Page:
LaMarcus Aldridge

It seems the opinion on the matter and the position changes everyday, but leading the Portland Trail Blazers to the best start in the Western Conference gives LaMarcus Aldridge the edge right now over someone like Kevin Love, making him the best power forward in the NBA on one of the best teams in the league right now.

Even a 34 point fourth quarter from the Los Angeles Lakers couldn’t take the rebound-win from the Blazers, having no problem putting the 14-point loss to the Phoenix Suns behind them and getting back on track with a 114-108 win at the Staples Center over a team that continuously looks a lot better when their bench players are on the court.

The Blazers? The exact opposite. They did get 23 points from their bench, which isn’t too bad, but there’s no doubt they don’t really reserve any firepower from their starting lineup. LaMarcus Aldridge led the way with 27 points, followed by Damian Lillard scoring 26. Wesley Matthews joined in with 17 points on another impressive performance from beyond the arc (3-of-5) while Nicolas Batum took a step back in terms of his offensive game (only 9 points), but did a lot of everything else, adding 9 rebounds and 9 assists.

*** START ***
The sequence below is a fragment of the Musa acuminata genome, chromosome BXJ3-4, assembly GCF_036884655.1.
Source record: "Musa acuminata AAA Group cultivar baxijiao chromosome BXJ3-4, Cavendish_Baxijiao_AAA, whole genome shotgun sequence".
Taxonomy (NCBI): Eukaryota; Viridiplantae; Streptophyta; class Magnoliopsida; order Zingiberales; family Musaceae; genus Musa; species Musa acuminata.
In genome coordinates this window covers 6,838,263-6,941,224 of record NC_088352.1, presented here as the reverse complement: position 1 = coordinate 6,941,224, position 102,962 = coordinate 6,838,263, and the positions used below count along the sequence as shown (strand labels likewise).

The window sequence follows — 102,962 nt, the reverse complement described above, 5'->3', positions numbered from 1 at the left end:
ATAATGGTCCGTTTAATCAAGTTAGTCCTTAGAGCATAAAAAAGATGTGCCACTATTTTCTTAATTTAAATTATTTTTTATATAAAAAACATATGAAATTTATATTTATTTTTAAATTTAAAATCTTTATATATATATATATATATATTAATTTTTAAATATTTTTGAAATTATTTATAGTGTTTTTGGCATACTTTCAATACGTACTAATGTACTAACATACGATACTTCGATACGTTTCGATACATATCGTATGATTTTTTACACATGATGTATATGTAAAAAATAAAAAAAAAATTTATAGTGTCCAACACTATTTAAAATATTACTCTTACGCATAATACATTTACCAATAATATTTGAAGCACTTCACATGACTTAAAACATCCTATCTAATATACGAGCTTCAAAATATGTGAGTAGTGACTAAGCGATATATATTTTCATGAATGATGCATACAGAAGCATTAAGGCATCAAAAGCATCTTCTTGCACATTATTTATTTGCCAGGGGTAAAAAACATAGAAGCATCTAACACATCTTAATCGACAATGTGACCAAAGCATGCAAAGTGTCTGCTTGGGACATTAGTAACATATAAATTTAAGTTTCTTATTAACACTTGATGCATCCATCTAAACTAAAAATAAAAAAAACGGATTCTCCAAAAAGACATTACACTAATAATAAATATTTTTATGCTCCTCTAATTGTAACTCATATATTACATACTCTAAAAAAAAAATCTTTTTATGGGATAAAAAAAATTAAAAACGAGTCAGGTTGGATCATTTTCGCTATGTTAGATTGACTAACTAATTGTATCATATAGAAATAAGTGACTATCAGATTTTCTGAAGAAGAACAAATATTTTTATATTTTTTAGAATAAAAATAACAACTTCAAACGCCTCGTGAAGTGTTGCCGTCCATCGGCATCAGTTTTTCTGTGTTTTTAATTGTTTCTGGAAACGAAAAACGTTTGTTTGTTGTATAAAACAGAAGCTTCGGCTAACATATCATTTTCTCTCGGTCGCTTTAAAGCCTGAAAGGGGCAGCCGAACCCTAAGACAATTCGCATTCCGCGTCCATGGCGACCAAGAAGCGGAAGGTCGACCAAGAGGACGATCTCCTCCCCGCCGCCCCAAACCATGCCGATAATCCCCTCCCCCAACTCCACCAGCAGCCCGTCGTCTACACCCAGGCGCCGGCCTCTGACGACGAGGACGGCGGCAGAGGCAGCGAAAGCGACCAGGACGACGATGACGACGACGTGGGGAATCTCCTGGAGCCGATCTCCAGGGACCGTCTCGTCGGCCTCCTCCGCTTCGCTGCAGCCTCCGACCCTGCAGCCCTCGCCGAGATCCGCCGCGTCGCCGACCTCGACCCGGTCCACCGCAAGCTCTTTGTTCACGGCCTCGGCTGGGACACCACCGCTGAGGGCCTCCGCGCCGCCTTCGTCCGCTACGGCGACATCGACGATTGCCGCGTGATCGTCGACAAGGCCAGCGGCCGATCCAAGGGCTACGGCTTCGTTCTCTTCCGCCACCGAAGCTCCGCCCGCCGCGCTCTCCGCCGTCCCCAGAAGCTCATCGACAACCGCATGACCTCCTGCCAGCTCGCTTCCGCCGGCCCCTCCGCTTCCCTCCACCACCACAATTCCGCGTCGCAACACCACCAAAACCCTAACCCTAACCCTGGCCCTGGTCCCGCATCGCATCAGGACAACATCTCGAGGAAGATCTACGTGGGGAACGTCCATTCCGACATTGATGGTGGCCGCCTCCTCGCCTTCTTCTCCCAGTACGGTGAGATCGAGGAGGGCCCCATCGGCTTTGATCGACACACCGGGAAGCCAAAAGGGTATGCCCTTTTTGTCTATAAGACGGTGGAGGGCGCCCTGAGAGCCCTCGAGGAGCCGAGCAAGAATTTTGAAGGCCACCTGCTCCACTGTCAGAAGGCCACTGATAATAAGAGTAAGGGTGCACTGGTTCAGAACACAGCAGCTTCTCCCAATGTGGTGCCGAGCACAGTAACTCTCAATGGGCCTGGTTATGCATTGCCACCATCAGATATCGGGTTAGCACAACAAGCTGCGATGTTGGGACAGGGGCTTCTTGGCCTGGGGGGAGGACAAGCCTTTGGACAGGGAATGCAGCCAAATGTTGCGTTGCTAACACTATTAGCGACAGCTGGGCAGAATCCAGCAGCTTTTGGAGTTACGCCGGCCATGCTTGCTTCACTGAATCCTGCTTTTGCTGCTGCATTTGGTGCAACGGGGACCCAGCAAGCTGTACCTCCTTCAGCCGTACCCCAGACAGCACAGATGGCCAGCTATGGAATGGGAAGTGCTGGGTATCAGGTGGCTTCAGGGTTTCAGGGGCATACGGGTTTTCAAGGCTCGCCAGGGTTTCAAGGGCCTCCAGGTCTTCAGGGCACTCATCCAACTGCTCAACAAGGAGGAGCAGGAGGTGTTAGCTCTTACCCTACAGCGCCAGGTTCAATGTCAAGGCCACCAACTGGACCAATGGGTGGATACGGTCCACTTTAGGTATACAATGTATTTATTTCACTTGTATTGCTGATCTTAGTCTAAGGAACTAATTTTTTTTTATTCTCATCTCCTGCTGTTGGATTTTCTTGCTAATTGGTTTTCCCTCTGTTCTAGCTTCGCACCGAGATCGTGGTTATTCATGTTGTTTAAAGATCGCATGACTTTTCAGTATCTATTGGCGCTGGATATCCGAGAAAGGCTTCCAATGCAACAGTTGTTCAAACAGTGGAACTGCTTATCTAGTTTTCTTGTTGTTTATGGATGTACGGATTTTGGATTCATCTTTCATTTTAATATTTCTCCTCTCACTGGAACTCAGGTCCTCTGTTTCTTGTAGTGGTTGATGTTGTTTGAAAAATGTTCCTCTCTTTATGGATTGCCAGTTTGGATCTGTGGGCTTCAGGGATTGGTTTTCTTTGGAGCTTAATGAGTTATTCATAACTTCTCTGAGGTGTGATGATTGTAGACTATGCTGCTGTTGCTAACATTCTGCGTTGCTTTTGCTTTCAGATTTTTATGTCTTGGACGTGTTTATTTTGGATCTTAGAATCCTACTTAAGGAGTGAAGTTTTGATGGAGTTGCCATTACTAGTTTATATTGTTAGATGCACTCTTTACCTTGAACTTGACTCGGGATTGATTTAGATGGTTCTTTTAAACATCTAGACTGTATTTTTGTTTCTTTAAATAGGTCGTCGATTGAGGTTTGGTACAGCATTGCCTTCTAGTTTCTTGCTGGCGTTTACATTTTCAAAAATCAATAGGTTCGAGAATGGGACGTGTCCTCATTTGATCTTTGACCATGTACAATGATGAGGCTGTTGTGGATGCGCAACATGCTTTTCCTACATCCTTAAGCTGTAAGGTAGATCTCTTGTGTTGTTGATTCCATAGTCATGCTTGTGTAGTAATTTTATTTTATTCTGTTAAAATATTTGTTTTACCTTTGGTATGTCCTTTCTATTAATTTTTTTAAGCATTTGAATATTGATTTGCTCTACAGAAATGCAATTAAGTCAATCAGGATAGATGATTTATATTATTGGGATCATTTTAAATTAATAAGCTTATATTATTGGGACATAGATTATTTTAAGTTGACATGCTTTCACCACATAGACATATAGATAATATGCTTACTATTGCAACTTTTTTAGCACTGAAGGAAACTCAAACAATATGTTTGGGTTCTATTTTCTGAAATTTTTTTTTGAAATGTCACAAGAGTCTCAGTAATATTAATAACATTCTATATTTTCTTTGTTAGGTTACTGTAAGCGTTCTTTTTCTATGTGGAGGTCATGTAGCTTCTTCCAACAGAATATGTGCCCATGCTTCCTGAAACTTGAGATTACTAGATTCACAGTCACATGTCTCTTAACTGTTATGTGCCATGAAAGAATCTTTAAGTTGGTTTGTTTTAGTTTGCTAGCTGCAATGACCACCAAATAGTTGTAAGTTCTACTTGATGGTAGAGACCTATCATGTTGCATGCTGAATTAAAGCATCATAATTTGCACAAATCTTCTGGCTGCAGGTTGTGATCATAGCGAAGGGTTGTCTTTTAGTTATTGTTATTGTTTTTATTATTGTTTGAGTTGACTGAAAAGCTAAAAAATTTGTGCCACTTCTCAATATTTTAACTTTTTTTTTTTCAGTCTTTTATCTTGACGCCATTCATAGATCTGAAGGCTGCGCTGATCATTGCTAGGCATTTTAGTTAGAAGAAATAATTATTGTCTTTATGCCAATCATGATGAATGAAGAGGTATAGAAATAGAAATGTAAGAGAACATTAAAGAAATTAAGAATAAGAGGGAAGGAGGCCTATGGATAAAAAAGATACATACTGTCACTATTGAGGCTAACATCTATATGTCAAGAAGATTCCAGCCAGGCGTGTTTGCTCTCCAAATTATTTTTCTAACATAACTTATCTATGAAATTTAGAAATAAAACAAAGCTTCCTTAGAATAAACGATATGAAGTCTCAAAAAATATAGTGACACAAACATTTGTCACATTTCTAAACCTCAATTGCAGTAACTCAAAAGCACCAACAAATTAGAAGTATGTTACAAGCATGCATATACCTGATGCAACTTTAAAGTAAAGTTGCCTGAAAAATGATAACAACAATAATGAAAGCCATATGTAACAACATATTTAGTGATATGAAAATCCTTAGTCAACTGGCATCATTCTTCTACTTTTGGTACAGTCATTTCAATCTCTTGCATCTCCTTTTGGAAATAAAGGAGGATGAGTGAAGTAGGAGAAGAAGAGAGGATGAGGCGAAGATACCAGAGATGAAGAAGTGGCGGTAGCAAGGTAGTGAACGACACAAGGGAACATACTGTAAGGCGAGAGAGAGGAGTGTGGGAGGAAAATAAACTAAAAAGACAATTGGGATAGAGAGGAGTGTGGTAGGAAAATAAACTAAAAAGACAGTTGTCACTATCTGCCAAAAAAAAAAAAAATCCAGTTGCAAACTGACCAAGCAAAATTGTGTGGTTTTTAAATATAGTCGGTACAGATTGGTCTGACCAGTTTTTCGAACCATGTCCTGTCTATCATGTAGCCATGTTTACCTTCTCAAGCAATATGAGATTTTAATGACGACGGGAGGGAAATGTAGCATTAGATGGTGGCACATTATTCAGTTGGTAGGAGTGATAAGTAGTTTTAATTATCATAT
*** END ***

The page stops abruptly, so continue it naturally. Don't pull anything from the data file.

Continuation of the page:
The Blazers blew leads of 20 points in the beginning of the fourth quarter and 17 points in the first half. They started off with a 21-4 run and making 17 of their first 24 shots, but every time the Lakers sent Xavier Henry and his bench-gang to the floor, the Lakers pushed back. Henry scored 27 points and was helped by Nick Young with 17, but even their 24-5 run in the beginning of the fourth quarter wasn’t enough. Even beautiful basketball that the Lakers play, especially when they don’t have a point guard on the floor, isn’t enough when it comes so sporadically, and there’s no real fair fight when it comes to the talent difference between the two teams.

Damian Lillard – We need to stay consistent. There’s still a learning curve for us, but it’s a good sign if your lesson is you have to learn how to play with a lead. It’s better than having to fight back. When things are going well, we tend to ease up instead of tightening up and putting teams away. Once teams get fired up and get back in the game, our intensity rises again. We have to find a way to keep it at that high level.

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